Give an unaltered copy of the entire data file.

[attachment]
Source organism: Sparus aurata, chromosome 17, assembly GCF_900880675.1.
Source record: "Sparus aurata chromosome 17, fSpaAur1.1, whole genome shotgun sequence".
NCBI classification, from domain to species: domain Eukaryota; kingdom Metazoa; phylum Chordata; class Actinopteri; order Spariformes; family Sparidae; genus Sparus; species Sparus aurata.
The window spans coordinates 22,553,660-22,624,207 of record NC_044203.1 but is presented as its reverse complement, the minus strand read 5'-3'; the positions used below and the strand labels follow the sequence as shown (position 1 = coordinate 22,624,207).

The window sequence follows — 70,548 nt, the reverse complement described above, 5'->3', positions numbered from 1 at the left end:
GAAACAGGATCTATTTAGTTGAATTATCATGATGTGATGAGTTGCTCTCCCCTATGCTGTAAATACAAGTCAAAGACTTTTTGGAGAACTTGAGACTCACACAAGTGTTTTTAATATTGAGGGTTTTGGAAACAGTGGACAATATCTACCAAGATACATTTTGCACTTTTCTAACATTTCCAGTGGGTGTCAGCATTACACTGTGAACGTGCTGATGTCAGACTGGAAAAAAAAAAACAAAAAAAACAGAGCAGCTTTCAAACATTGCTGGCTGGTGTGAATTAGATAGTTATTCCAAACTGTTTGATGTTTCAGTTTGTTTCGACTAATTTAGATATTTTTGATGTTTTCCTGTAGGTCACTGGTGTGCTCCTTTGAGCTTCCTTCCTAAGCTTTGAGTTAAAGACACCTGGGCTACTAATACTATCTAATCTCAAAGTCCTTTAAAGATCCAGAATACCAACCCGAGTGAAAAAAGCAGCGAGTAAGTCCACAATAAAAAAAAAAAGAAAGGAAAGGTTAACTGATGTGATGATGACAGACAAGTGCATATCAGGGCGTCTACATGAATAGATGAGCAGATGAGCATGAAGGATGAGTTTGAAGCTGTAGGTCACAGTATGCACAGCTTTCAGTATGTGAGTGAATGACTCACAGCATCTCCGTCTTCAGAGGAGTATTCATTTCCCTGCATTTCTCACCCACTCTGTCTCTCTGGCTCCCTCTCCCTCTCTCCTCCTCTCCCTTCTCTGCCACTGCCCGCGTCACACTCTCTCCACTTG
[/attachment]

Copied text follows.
Source organism: Sparus aurata, chromosome 17, assembly GCF_900880675.1.
Source record: "Sparus aurata chromosome 17, fSpaAur1.1, whole genome shotgun sequence".
NCBI classification, from domain to species: domain Eukaryota; kingdom Metazoa; phylum Chordata; class Actinopteri; order Spariformes; family Sparidae; genus Sparus; species Sparus aurata.
The window spans coordinates 22,553,660-22,624,207 of record NC_044203.1 but is presented as its reverse complement, the minus strand read 5'-3'; the positions used below and the strand labels follow the sequence as shown (position 1 = coordinate 22,624,207).

The window sequence follows — 70,548 nt, the reverse complement described above, 5'->3', positions numbered from 1 at the left end:
GAAACAGGATCTATTTAGTTGAATTATCATGATGTGATGAGTTGCTCTCCCCTATGCTGTAAATACAAGTCAAAGACTTTTTGGAGAACTTGAGACTCACACAAGTGTTTTTAATATTGAGGGTTTTGGAAACAGTGGACAATATCTACCAAGATACATTTTGCACTTTTCTAACATTTCCAGTGGGTGTCAGCATTACACTGTGAACGTGCTGATGTCAGACTGGAAAAAAAAAAACAAAAAAAACAGAGCAGCTTTCAAACATTGCTGGCTGGTGTGAATTAGATAGTTATTCCAAACTGTTTGATGTTTCAGTTTGTTTCGACTAATTTAGATATTTTTGATGTTTTCCTGTAGGTCACTGGTGTGCTCCTTTGAGCTTCCTTCCTAAGCTTTGAGTTAAAGACACCTGGGCTACTAATACTATCTAATCTCAAAGTCCTTTAAAGATCCAGAATACCAACCCGAGTGAAAAAAGCAGCGAGTAAGTCCACAATAAAAAAAAAAAGAAAGGAAAGGTTAACTGATGTGATGATGACAGACAAGTGCATATCAGGGCGTCTACATGAATAGATGAGCAGATGAGCATGAAGGATGAGTTTGAAGCTGTAGGTCACAGTATGCACAGCTTTCAGTATGTGAGTGAATGACTCACAGCATCTCCGTCTTCAGAGGAGTATTCATTTCCCTGCATTTCTCACCCACTCTGTCTCTCTGGCTCCCTCTCCCTCTCTCCTCCTCTCCCTTCTCTGCCACTGCCCGCGTCACACTCTCTCCACTTG